Backing vocalist Katie Holmes-Smith is currently on tour with Olly Murs – and her gorgeous seven-month-old son Jude. She spoke to iSingmag about pregnancy, motherhood and why she decided to take a baby on the road.
Katie Holmes-Smith is proof that it’s possible to have a top-flight singing career and a baby.
The backing vocalist, who has worked with Adele, Professor Green and Kylie Minogue, gigged (in heels) throughout her pregnancy and was back on stage eight weeks after giving birth.
She’s currently wowing audiences with her belting vocals and sharp red suit as part of the Olly Murs All The Hits tour. (As well as providing backing vocals, she duets with Murs on the hit Up).
But Holmes-Smith is the first to admit she’s no super woman. Juggling sleepless nights and breastfeeding with the challenges of being a professional singer hasn’t been easy but has given her a new-found sense of confidence. She spoke to LINE HILTON.
How did pregnancy impact on your singing?
I worked right up until a week before I had the baby. I didn’t really slow down until towards the end when I did start to feel more fatigued.
In terms of my range I didn’t notice much difference, but it seemed to take more energy to create the pitches especially in the upper registers. Breath management was a bit of an issue too. He was a big boy – eight pounds, ten ounces – when he was born, so that did put pressure on everything. I felt like I was shallow breathing.
What helped was I trained at the gym with a trainer throughout my pregnancy. It meant that even though I was carrying an extra ten kilos of weight I could still dance around on stage in heels.
Did you experience any discrimination because you were pregnant?
I thought I would lose all my gigs, but I was pleasantly surprised. Most people were brilliant. I tried to be subtle without hiding it because I didn’t really know what would happen. I was working with Kylie Minogue and Olly Murs and they were just great.
I hope it is a sign of the times. Many of my female colleagues said it was inspiring watching me [perform while pregnant] and seeing me come back. I know I’m not the first, and I won’t be the last, but I think it’s nice to see other women doing it.
I did have trouble though on the corporate side with an agency that books me for a private members club. I was told it [being pregnant] wasn’t sexy and then they threw the excuse at me that they were worried about my safety – they were concerned someone could jump on stage and knock me over. I thought: “I appreciate your concern but I’m a grown up and I can take care of myself”. Then I realised it wasn’t my safety that was the issue it was the fact that the environment I was in was quite judgemental.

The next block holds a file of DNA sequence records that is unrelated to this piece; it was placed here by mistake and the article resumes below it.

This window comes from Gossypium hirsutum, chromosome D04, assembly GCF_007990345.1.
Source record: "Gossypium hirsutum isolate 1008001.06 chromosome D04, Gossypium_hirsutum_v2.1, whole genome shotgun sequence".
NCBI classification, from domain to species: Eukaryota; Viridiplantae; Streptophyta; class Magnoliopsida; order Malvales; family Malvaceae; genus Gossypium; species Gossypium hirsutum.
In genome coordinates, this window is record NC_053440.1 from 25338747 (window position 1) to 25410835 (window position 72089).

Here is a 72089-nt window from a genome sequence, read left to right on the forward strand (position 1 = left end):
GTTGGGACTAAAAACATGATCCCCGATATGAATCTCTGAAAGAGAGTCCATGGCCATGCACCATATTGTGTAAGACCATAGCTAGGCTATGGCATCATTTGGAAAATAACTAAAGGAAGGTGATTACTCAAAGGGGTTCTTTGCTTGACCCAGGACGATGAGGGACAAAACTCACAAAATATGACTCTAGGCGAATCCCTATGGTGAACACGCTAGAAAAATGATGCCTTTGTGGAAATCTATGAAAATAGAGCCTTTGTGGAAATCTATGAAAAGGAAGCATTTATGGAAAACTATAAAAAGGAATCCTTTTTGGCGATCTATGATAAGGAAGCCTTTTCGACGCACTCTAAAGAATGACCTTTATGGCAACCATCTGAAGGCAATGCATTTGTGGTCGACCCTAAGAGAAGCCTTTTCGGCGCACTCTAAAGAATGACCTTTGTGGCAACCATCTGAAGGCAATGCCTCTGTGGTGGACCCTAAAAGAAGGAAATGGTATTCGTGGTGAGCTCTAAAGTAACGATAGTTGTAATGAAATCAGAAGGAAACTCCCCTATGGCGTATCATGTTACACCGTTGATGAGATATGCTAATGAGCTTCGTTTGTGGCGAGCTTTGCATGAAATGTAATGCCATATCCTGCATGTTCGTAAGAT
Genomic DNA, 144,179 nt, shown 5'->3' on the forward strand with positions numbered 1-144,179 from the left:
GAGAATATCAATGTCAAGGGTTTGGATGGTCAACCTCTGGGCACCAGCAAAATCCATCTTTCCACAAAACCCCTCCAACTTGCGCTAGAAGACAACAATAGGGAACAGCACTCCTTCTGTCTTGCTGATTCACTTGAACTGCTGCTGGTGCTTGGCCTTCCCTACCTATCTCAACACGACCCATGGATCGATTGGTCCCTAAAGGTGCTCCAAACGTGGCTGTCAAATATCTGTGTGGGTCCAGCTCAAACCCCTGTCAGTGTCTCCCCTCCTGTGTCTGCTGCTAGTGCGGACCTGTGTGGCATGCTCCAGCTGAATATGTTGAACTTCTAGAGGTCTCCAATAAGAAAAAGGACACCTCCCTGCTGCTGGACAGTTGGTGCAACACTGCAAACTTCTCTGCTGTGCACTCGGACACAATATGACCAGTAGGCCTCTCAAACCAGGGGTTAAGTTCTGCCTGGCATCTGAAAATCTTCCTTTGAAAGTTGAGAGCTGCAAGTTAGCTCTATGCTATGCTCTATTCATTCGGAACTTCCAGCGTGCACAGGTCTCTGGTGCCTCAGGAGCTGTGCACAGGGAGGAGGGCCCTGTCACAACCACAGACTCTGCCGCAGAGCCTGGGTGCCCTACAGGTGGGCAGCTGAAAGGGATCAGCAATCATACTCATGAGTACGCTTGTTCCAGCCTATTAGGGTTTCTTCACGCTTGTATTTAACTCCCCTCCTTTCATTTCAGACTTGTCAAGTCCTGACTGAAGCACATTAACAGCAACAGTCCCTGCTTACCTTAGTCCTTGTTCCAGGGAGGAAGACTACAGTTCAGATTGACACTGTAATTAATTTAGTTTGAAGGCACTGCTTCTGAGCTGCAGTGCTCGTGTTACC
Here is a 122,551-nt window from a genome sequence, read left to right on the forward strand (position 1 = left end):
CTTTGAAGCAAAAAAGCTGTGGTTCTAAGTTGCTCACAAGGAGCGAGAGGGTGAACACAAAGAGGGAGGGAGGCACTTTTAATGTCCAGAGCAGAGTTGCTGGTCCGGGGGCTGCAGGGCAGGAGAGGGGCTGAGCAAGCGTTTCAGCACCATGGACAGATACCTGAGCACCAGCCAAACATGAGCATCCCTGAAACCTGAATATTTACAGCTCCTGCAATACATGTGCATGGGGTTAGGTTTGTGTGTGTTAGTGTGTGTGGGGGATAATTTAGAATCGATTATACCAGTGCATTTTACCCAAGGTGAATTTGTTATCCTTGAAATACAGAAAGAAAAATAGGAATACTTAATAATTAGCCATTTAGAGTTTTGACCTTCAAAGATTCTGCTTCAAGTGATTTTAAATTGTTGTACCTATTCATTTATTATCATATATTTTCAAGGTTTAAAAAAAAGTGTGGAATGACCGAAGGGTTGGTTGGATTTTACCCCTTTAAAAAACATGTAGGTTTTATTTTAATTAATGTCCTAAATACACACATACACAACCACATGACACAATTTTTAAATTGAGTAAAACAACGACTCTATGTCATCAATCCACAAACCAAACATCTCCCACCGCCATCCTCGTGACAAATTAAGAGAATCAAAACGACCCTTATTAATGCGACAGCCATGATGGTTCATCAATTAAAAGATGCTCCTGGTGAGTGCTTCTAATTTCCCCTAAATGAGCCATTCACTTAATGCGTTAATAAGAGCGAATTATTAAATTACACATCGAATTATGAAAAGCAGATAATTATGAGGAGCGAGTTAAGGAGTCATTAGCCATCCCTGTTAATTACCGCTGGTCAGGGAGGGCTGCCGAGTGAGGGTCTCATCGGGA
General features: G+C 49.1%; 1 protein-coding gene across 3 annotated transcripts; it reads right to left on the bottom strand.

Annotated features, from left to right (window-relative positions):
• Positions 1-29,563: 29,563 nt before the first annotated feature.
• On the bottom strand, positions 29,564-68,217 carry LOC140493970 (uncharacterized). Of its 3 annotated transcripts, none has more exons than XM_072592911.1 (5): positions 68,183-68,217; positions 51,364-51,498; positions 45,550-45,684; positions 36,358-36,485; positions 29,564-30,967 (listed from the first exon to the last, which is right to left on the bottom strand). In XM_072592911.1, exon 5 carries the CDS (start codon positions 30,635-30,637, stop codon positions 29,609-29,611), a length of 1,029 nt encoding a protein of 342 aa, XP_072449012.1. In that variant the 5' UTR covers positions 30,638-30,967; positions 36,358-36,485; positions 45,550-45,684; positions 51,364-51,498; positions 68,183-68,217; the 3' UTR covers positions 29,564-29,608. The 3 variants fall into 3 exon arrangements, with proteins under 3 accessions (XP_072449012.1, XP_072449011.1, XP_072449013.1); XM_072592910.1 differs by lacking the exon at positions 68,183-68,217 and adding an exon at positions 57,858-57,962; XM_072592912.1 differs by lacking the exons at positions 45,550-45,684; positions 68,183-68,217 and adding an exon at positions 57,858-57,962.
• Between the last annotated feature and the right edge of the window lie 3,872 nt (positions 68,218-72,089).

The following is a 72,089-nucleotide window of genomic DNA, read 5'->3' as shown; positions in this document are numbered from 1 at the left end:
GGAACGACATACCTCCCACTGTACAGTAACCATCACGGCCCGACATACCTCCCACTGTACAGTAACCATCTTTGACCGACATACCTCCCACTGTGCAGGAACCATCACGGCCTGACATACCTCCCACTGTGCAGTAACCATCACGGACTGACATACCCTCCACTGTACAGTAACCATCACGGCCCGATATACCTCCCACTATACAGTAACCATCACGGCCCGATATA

You’re currently performing with Olly Murs on his All The Hits tour. How did that come about?
He was so great. Olly knew my situation and that I’d had a baby and said “are you coming on the road with me?”. I wrote a list of what I would need, and his team were fine with it.
Did you notice a change in your voice after you had your son?
Not in terms of capability but in terms of fatigue – dealing with sleep deprivation and the demands of doing something you’ve never done before is tough. I’ve always needed a lot of sleep. My voice and my sleep are so closely linked. I think that’s a temporary thing though, it’s nothing mechanical. It helps me prioritise the stuff I want to be doing.
What’s your advice for juggling motherhood and a singing career?
Take one day at a time and learn to prioritise. Manage your expectations. If you love to get everything on your to-do list done in half a day, that’s never going to work.
But if the timing feels right, don’t not have a family because you’re worried about what it will do to your career.
How has motherhood changed your outlook?
I’m not obsessing about having a full diary. As a freelancer you’re scared of taking time off, but as a mum you appreciate not having too much to do during the day. You learn to enjoy the simplicity of life.
I have less time now so I can’t work at the rate I used to so I’m finding more value in what I’m doing as a singer. It makes every job I do now so much more valuable. Thankfully I can pick and choose to a degree what I want to be doing with my time.
I’ve also grown in confidence and strength as a female. That’s come from standing up for myself and saying: “I can do that gig, but I can only do it on these terms, will that work for you?”. And that has been liberating for me.
What else is in store for Katie Holmes-Smith?
Obviously I’m on tour with Olly Murs and then I’m going on the road with the legendary Trevor Horn. I can’t wait.
Feature photo: Alexandra Waespi